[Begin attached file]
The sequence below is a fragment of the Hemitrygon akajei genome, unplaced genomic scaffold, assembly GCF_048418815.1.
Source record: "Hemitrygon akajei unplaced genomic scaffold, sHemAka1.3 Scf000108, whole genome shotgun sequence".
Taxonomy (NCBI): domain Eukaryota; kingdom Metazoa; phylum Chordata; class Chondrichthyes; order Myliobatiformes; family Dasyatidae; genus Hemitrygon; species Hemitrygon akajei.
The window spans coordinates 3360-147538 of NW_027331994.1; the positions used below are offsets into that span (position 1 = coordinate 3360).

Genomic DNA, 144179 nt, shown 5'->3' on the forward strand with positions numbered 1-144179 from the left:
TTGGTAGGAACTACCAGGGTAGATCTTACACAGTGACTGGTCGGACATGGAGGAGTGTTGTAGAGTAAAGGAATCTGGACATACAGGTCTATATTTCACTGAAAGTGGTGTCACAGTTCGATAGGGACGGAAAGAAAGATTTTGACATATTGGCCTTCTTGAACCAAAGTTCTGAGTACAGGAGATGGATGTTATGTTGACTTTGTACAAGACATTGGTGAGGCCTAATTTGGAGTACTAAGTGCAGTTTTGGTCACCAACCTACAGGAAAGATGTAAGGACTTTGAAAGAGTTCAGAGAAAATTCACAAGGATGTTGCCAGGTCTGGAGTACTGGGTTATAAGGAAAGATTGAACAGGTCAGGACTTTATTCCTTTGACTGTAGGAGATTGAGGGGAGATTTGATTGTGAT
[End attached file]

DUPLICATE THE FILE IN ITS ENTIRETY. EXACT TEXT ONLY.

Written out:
The sequence below is a fragment of the Hemitrygon akajei genome, unplaced genomic scaffold, assembly GCF_048418815.1.
Source record: "Hemitrygon akajei unplaced genomic scaffold, sHemAka1.3 Scf000108, whole genome shotgun sequence".
Taxonomy (NCBI): domain Eukaryota; kingdom Metazoa; phylum Chordata; class Chondrichthyes; order Myliobatiformes; family Dasyatidae; genus Hemitrygon; species Hemitrygon akajei.
The window spans coordinates 3360-147538 of NW_027331994.1; the positions used below are offsets into that span (position 1 = coordinate 3360).

Genomic DNA, 144179 nt, shown 5'->3' on the forward strand with positions numbered 1-144179 from the left:
TTGGTAGGAACTACCAGGGTAGATCTTACACAGTGACTGGTCGGACATGGAGGAGTGTTGTAGAGTAAAGGAATCTGGACATACAGGTCTATATTTCACTGAAAGTGGTGTCACAGTTCGATAGGGACGGAAAGAAAGATTTTGACATATTGGCCTTCTTGAACCAAAGTTCTGAGTACAGGAGATGGATGTTATGTTGACTTTGTACAAGACATTGGTGAGGCCTAATTTGGAGTACTAAGTGCAGTTTTGGTCACCAACCTACAGGAAAGATGTAAGGACTTTGAAAGAGTTCAGAGAAAATTCACAAGGATGTTGCCAGGTCTGGAGTACTGGGTTATAAGGAAAGATTGAACAGGTCAGGACTTTATTCCTTTGACTGTAGGAGATTGAGGGGAGATTTGATTGTGAT